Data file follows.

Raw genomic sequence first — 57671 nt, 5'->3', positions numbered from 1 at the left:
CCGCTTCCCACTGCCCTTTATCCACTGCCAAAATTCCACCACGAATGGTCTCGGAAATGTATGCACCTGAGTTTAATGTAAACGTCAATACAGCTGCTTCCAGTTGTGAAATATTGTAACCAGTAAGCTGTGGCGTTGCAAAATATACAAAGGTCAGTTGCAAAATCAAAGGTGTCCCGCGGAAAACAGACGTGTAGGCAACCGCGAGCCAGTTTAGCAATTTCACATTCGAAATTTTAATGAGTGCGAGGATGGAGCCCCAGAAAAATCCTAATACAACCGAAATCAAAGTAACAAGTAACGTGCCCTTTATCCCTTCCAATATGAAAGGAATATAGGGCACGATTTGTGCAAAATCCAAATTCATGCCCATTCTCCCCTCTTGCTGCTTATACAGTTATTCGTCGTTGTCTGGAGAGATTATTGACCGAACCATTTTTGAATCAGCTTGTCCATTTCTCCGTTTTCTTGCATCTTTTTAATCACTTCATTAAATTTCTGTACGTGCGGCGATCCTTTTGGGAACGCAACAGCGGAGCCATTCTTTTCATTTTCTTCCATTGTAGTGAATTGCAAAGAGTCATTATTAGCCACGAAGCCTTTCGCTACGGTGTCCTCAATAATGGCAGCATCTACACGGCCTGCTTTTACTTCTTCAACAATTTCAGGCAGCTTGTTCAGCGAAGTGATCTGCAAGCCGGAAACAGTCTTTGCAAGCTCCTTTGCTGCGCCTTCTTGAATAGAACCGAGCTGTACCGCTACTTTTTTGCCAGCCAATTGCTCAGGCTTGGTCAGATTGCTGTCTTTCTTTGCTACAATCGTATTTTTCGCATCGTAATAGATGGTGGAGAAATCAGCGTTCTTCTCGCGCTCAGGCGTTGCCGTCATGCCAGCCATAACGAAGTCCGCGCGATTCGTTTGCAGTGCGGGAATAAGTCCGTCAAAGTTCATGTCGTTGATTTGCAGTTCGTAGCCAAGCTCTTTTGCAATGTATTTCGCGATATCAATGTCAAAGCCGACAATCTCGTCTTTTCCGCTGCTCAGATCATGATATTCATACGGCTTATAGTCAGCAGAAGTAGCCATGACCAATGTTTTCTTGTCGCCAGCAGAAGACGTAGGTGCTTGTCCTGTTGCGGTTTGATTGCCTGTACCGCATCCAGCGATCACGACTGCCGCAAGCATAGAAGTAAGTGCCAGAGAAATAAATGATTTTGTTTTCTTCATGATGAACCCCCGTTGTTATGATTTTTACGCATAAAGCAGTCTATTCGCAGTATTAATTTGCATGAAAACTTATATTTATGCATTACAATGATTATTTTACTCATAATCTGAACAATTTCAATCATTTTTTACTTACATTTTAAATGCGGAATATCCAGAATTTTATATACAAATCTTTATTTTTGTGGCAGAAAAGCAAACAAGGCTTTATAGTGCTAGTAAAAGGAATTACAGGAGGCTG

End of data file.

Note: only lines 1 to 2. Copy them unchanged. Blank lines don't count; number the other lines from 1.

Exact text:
Raw genomic sequence first — 57671 nt, 5'->3', positions numbered from 1 at the left:
CCGCTTCCCACTGCCCTTTATCCACTGCCAAAATTCCACCACGAATGGTCTCGGAAATGTATGCACCTGAGTTTAATGTAAACGTCAATACAGCTGCTTCCAGTTGTGAAATATTGTAACCAGTAAGCTGTGGCGTTGCAAAATATACAAAGGTCAGTTGCAAAATCAAAGGTGTCCCGCGGAAAACAGACGTGTAGGCAACCGCGAGCCAGTTTAGCAATTTCACATTCGAAATTTTAATGAGTGCGAGGATGGAGCCCCAGAAAAATCCTAATACAACCGAAATCAAAGTAACAAGTAACGTGCCCTTTATCCCTTCCAATATGAAAGGAATATAGGGCACGATTTGTGCAAAATCCAAATTCATGCCCATTCTCCCCTCTTGCTGCTTATACAGTTATTCGTCGTTGTCTGGAGAGATTATTGACCGAACCATTTTTGAATCAGCTTGTCCATTTCTCCGTTTTCTTGCATCTTTTTAATCACTTCATTAAATTTCTGTACGTGCGGCGATCCTTTTGGGAACGCAACAGCGGAGCCATTCTTTTCATTTTCTTCCATTGTAGTGAATTGCAAAGAGTCATTATTAGCCACGAAGCCTTTCGCTACGGTGTCCTCAATAATGGCAGCATCTACACGGCCTGCTTTTACTTCTTCAACAATTTCAGGCAGCTTGTTCAGCGAAGTGATCTGCAAGCCGGAAACAGTCTTTGCAAGCTCCTTTGCTGCGCCTTCTTGAATAGAACCGAGCTGTACCGCTACTTTTTTGCCAGCCAATTGCTCAGGCTTGGTCAGATTGCTGTCTTTCTTTGCTACAATCGTATTTTTCGCATCGTAATAGATGGTGGAGAAATCAGCGTTCTTCTCGCGCTCAGGCGTTGCCGTCATGCCAGCCATAACGAAGTCCGCGCGATTCGTTTGCAGTGCGGGAATAAGTCCGTCAAAGTTCATGTCGTTGATTTGCAGTTCGTAGCCAAGCTCTTTTGCAATGTATTTCGCGATATCAATGTCAAAGCCGACAATCTCGTCTTTTCCGCTGCTCAGATCATGATATTCATACGGCTTATAGTCAGCAGAAGTAGCCATGACCAATGTTTTCTTGTCGCCAGCAGAAGACGTAGGTGCTTGTCCTGTTGCGGTTTGATTGCCTGTACCGCATCCAGCGATCACGACTGCCGCAAGCATAGAAGTAAGTGCCAGAGAAATAAATGATTTTGTTTTCTTCATGATGAACCCCCGTTGTTATGATTTTTACGCATAAAGCAGTCTATTCGCAGTATTAATTTGCATGAAAACTTATATTTATGCATTACAATGATTATTTTACTCATAATCTGAACAATTTCAATCATTTTTTACTTACATTTTAAATGCGGAATATCCAGAATTTTATATACAAATCTTTATTTTTGTGGCAGAAAAGCAAACAAGGCTTTATAGTGCTAGTAAAAGGAATTACAGGAGGCTG